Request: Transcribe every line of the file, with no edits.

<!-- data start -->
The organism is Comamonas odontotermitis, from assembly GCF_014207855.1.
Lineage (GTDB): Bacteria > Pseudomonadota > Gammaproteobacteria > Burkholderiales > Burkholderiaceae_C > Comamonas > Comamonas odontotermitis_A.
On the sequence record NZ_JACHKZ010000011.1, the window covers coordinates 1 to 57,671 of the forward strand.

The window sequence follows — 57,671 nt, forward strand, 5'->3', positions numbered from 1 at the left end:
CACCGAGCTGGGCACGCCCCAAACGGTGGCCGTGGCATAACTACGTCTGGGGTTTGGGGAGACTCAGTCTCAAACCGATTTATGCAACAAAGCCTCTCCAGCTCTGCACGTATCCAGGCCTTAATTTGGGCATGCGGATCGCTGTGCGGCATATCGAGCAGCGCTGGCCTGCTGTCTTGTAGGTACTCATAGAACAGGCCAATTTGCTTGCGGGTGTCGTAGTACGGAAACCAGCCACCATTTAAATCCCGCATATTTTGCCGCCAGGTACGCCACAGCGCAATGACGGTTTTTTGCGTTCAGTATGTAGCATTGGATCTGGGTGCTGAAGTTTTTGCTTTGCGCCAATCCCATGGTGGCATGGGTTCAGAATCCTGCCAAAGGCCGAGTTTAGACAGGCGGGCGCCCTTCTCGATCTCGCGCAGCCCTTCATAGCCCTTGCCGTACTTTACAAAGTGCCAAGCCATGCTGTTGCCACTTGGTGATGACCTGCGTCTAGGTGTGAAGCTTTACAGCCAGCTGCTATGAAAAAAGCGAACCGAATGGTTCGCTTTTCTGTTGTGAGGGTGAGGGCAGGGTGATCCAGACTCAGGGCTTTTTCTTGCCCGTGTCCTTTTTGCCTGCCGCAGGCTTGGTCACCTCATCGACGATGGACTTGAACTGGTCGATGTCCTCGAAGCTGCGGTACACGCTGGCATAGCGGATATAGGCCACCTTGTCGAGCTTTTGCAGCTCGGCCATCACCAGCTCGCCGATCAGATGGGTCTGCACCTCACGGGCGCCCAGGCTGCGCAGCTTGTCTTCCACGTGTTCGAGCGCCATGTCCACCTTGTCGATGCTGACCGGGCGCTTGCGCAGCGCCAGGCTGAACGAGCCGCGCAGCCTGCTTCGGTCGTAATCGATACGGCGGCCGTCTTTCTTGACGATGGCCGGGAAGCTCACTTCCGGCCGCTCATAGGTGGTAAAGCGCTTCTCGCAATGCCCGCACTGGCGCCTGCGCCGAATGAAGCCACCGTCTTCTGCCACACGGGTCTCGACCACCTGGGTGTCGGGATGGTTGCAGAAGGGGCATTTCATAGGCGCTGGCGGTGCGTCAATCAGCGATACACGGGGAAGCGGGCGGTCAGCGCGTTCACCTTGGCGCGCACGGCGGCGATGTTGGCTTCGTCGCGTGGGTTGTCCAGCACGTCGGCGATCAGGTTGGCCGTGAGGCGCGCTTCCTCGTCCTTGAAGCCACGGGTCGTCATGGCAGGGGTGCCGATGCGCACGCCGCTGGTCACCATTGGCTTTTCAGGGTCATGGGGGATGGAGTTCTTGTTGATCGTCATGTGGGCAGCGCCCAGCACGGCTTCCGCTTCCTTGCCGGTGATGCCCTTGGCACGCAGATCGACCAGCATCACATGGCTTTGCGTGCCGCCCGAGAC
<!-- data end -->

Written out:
The organism is Comamonas odontotermitis, from assembly GCF_014207855.1.
Lineage (GTDB): Bacteria > Pseudomonadota > Gammaproteobacteria > Burkholderiales > Burkholderiaceae_C > Comamonas > Comamonas odontotermitis_A.
On the sequence record NZ_JACHKZ010000011.1, the window covers coordinates 1 to 57,671 of the forward strand.

The window sequence follows — 57,671 nt, forward strand, 5'->3', positions numbered from 1 at the left end:
CACCGAGCTGGGCACGCCCCAAACGGTGGCCGTGGCATAACTACGTCTGGGGTTTGGGGAGACTCAGTCTCAAACCGATTTATGCAACAAAGCCTCTCCAGCTCTGCACGTATCCAGGCCTTAATTTGGGCATGCGGATCGCTGTGCGGCATATCGAGCAGCGCTGGCCTGCTGTCTTGTAGGTACTCATAGAACAGGCCAATTTGCTTGCGGGTGTCGTAGTACGGAAACCAGCCACCATTTAAATCCCGCATATTTTGCCGCCAGGTACGCCACAGCGCAATGACGGTTTTTTGCGTTCAGTATGTAGCATTGGATCTGGGTGCTGAAGTTTTTGCTTTGCGCCAATCCCATGGTGGCATGGGTTCAGAATCCTGCCAAAGGCCGAGTTTAGACAGGCGGGCGCCCTTCTCGATCTCGCGCAGCCCTTCATAGCCCTTGCCGTACTTTACAAAGTGCCAAGCCATGCTGTTGCCACTTGGTGATGACCTGCGTCTAGGTGTGAAGCTTTACAGCCAGCTGCTATGAAAAAAGCGAACCGAATGGTTCGCTTTTCTGTTGTGAGGGTGAGGGCAGGGTGATCCAGACTCAGGGCTTTTTCTTGCCCGTGTCCTTTTTGCCTGCCGCAGGCTTGGTCACCTCATCGACGATGGACTTGAACTGGTCGATGTCCTCGAAGCTGCGGTACACGCTGGCATAGCGGATATAGGCCACCTTGTCGAGCTTTTGCAGCTCGGCCATCACCAGCTCGCCGATCAGATGGGTCTGCACCTCACGGGCGCCCAGGCTGCGCAGCTTGTCTTCCACGTGTTCGAGCGCCATGTCCACCTTGTCGATGCTGACCGGGCGCTTGCGCAGCGCCAGGCTGAACGAGCCGCGCAGCCTGCTTCGGTCGTAATCGATACGGCGGCCGTCTTTCTTGACGATGGCCGGGAAGCTCACTTCCGGCCGCTCATAGGTGGTAAAGCGCTTCTCGCAATGCCCGCACTGGCGCCTGCGCCGAATGAAGCCACCGTCTTCTGCCACACGGGTCTCGACCACCTGGGTGTCGGGATGGTTGCAGAAGGGGCATTTCATAGGCGCTGGCGGTGCGTCAATCAGCGATACACGGGGAAGCGGGCGGTCAGCGCGTTCACCTTGGCGCGCACGGCGGCGATGTTGGCTTCGTCGCGTGGGTTGTCCAGCACGTCGGCGATCAGGTTGGCCGTGAGGCGCGCTTCCTCGTCCTTGAAGCCACGGGTCGTCATGGCAGGGGTGCCGATGCGCACGCCGCTGGTCACCATTGGCTTTTCAGGGTCATGGGGGATGGAGTTCTTGTTGATCGTCATGTGGGCAGCGCCCAGCACGGCTTCCGCTTCCTTGCCGGTGATGCCCTTGGCACGCAGATCGACCAGCATCACATGGCTTTGCGTGCCGCCCGAGAC